Depending on availability, students may also take options from outside the course, for instance: The Renaissance Body; The Cinema of the Domestic; Sexuality and Creative Writing; Querying the Unconscious; Feminist Criticisms and Contemporary Women's Writing; Contemporary Post-Colonial Women's Writing; and Writing by Women: the Politics of Gender.
In the Summer, students work on a 15,000-word dissertation on a topic of their own choice, closely supervised by an expert faculty member.
For more information on the MA in Gender Studies, contact Director Alison Phipps at firstname.lastname@example.org.
To apply for postgraduate study in Gender Studies, use the online form.
Research degrees in Gender Studies
There are two doctoral pathways in Gender Studies, in humanities and social sciences. Students are normally registered in the School in which their main supervisor is located.
The Gender Studies (Humanities) pathway is for those students seeking to do a research project in areas that are primarily (but not exclusively) cultural, rather than social. The cultural is a broad definition of a field which may include identities and subcultures, histories, narrative, texts and discourses, space, religion, spirituality, the cultural politics of representation, education, visual art, philosophy, cultural geographies, literatures, popular culture, music and sound, digital media technologies, media and film, creative practise, drama and performance, embodiment. The Humanities route offers interdisciplinary and disciplinary supervision.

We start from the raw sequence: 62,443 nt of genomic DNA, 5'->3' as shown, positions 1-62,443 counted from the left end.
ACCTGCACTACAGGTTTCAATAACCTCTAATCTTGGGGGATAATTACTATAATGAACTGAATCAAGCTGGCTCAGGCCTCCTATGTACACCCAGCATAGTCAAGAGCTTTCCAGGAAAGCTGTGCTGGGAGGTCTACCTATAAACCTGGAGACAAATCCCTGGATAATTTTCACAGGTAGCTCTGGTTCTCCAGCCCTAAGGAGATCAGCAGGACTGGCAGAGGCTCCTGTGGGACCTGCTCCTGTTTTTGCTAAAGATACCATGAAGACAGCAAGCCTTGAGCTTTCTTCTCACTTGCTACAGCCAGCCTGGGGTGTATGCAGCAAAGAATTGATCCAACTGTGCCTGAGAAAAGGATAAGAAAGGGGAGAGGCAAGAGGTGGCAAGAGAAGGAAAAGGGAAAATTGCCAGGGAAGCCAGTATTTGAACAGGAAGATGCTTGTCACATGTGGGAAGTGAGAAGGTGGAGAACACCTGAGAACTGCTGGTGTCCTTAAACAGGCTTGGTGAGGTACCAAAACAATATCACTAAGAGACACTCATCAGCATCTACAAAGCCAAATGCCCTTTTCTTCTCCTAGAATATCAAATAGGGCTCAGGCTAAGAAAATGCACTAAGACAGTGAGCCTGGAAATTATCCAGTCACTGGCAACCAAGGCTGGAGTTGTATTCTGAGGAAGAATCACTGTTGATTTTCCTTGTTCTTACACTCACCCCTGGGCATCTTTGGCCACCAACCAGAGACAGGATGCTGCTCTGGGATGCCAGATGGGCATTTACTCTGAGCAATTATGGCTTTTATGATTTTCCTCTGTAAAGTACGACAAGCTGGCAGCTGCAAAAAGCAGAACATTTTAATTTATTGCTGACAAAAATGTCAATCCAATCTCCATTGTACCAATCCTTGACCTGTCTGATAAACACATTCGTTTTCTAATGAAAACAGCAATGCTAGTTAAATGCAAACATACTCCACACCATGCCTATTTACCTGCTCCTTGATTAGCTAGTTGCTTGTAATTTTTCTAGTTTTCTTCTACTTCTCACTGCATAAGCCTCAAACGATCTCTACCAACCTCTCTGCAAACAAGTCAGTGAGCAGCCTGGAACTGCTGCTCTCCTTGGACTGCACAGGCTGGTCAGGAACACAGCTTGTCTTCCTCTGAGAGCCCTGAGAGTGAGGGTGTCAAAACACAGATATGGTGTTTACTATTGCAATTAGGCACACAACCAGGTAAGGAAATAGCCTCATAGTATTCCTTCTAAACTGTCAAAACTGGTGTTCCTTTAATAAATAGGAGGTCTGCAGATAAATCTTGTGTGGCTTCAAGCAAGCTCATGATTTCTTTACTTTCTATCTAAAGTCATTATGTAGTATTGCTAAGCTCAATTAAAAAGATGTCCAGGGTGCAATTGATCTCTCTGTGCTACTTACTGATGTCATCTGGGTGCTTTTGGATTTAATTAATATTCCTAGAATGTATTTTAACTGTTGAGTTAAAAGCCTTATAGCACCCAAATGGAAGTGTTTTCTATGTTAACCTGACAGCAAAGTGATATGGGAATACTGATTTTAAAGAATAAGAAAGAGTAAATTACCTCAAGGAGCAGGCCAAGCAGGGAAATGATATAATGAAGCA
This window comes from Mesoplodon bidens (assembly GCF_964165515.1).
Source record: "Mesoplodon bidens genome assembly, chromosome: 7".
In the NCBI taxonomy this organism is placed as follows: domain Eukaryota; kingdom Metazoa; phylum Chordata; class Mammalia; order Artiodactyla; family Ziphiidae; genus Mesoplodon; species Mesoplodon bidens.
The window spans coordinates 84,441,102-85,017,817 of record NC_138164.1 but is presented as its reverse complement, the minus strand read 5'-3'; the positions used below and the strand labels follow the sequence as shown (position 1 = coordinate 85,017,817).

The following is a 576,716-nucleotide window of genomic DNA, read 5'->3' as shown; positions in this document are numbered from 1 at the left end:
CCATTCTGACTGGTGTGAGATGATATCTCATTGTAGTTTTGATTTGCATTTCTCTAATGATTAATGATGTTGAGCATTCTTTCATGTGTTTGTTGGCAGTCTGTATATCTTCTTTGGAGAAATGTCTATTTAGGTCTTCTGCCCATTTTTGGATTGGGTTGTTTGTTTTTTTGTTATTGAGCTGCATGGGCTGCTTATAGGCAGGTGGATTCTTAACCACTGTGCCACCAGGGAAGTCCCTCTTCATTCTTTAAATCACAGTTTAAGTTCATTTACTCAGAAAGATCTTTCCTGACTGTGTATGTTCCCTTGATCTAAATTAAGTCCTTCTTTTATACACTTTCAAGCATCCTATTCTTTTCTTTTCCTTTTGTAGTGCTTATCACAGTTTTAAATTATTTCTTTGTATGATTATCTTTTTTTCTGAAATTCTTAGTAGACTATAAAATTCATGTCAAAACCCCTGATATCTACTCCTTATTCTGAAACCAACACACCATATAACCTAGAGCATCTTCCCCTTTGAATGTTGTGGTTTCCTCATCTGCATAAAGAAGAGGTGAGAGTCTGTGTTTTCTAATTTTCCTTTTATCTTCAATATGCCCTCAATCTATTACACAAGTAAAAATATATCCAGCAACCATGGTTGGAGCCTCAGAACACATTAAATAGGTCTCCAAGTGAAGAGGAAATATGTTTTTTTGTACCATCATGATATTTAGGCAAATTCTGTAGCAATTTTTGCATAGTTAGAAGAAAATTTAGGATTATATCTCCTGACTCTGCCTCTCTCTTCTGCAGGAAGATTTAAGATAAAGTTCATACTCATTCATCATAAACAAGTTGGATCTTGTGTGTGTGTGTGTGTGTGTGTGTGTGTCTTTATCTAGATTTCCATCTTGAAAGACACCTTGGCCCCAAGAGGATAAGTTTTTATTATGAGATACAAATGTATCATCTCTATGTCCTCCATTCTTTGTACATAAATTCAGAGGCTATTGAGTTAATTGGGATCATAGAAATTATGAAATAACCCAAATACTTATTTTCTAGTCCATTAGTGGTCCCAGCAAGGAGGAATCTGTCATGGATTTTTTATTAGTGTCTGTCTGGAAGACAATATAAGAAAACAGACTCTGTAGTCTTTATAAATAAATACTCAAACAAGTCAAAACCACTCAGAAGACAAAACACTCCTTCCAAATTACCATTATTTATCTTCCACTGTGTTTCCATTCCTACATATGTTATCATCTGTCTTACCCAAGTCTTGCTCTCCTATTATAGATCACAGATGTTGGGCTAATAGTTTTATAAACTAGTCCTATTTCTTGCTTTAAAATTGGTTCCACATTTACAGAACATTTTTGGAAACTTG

Recent PhD theses in Gender Studies (Humanities) include: the Queer Uncanny; Canary Wharf and Anxious Spaces; A Cultural History of Passing; Life Histories of Lesbians over Sixty; Polysexual Representations in British Television; Barbara Stanwyck and Femininity; Ordinary Womens' Blogs; the Older Woman's Body as a Source of Horror; Changing Media Changing Feminisms: Contemporary Queer and Feminist Activism in Britain; Corporeal Ties Between Dance, Film, and Audience; Non-fiction Family film as Autobiography; Uneasy interactions between national, gender, and religious identities in 'Domestic Ethnography'; a wide range of topics within gendered writing, feminist philosophers, race, writing and 'difference', and women's histories.